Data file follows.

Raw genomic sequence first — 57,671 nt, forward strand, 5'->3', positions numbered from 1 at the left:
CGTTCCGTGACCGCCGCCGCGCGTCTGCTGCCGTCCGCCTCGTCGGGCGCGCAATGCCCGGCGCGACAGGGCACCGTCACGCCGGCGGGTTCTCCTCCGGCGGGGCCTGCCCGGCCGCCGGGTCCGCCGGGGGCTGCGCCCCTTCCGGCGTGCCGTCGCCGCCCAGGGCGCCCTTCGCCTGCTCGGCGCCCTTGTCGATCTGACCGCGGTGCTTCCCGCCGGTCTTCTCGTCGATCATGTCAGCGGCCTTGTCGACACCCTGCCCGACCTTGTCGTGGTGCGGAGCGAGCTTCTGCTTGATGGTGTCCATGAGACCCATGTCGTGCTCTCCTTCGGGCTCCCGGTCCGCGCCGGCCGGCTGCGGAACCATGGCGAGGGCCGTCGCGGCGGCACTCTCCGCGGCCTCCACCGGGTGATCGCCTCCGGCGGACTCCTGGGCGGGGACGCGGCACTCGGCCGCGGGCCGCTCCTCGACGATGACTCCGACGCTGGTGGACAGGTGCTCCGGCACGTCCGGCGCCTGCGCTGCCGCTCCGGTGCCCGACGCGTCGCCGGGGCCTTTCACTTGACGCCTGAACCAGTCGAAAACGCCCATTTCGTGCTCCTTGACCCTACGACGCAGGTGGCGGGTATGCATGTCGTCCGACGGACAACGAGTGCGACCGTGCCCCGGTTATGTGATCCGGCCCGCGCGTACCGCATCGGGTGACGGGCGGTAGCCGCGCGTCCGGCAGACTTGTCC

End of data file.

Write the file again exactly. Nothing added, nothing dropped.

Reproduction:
Raw genomic sequence first — 57,671 nt, forward strand, 5'->3', positions numbered from 1 at the left:
CGTTCCGTGACCGCCGCCGCGCGTCTGCTGCCGTCCGCCTCGTCGGGCGCGCAATGCCCGGCGCGACAGGGCACCGTCACGCCGGCGGGTTCTCCTCCGGCGGGGCCTGCCCGGCCGCCGGGTCCGCCGGGGGCTGCGCCCCTTCCGGCGTGCCGTCGCCGCCCAGGGCGCCCTTCGCCTGCTCGGCGCCCTTGTCGATCTGACCGCGGTGCTTCCCGCCGGTCTTCTCGTCGATCATGTCAGCGGCCTTGTCGACACCCTGCCCGACCTTGTCGTGGTGCGGAGCGAGCTTCTGCTTGATGGTGTCCATGAGACCCATGTCGTGCTCTCCTTCGGGCTCCCGGTCCGCGCCGGCCGGCTGCGGAACCATGGCGAGGGCCGTCGCGGCGGCACTCTCCGCGGCCTCCACCGGGTGATCGCCTCCGGCGGACTCCTGGGCGGGGACGCGGCACTCGGCCGCGGGCCGCTCCTCGACGATGACTCCGACGCTGGTGGACAGGTGCTCCGGCACGTCCGGCGCCTGCGCTGCCGCTCCGGTGCCCGACGCGTCGCCGGGGCCTTTCACTTGACGCCTGAACCAGTCGAAAACGCCCATTTCGTGCTCCTTGACCCTACGACGCAGGTGGCGGGTATGCATGTCGTCCGACGGACAACGAGTGCGACCGTGCCCCGGTTATGTGATCCGGCCCGCGCGTACCGCATCGGGTGACGGGCGGTAGCCGCGCGTCCGGCAGACTTGTCC